Nigerian Army, Amnesty International bicker over reinstatement of general indicted for human rights abuse

The Nigerian Army has defended its decision to reinstate Major General Ahmadu Mohammed into military service, insisting that its position was in order.

Mohammed was in 2014 sent on compulsory retirement following allegations of misconduct levelled against him while serving as the General Officer Commanding of the 7 Division, Maiduguri, Borno State.

Along with eight other senior commanders, Mohammed, was accused of criminal responsibility for war crimes including the deaths of more than 8,000 of detainees.

“Major General Mohammed must be investigated for participating in, sanctioning or failing to prevent the deaths of hundreds of people,” said Salil Shetty, Secretary General of Amnesty International.

“Young men and boys, rounded up by the military, were either shot, starved, suffocated or tortured to death and no one has yet been held to account. It is unthinkable that Major General Mohammed could resume command of troops before an investigation has even begun.”

A statement issued in Abuja on Tuesday by Colonel Sani Usman, the acting Director of Army Public Relations, however said the compulsory retirement of the senior officer was arbitrary and did not follow due process.

Usman said the Army authority revisited the case and found lapses in the process that led to his compulsory retirement.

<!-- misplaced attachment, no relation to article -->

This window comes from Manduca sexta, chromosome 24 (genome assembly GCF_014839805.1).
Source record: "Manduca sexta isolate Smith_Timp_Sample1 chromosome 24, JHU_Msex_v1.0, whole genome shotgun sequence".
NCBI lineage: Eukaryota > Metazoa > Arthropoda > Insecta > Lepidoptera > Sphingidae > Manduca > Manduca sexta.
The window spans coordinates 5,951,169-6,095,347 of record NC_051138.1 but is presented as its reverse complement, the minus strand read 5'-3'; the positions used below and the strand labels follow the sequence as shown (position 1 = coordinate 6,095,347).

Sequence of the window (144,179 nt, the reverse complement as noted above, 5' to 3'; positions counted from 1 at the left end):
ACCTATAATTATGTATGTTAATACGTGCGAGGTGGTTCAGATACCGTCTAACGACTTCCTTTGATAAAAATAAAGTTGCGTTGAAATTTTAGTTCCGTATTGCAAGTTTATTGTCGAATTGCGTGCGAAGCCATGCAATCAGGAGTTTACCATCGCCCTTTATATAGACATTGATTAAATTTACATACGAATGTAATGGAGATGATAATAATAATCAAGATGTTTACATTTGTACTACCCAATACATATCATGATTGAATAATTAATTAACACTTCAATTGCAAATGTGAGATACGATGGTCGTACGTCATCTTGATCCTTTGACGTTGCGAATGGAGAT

He said objections to the officer’s reinstatement into the military were ill-informed and unfair, stressing that his reinstatement followed legal procedure.

He said: “The compulsory and premature retirement of Major General Mohammed did not follow due process and was rather arbitrary.

“The senior officer was never charged, tried, let alone found guilty of any offence that justified his premature retirement.

“The action was, therefore, a clear violation of extant rules, regulations, as well as Terms and Conditions of Service of the Armed Forces of Nigeria.

“Consequently, the realisation of these omissions called for a review of the case by the Army Council and his subsequent reinstatement into the Service.”

Usman called on Amnesty International or any other individual or group questioning the officer’s reinstatement to provide evidences indicting the officer.

According to Usman, Amnesty International should provide the Army with records and clear evidences directly indicting Mohammed on human rights abuse to enable it act on it.

He assured Amnesty International that the Nigerian Army respects human rights, stating that it was ready to partner with the organisation in promoting human rights protection.

Amnesty International said Mohammed’s reinstatement “underlines the monumental failure of the government to stamp out impunity for war crimes at the highest level.”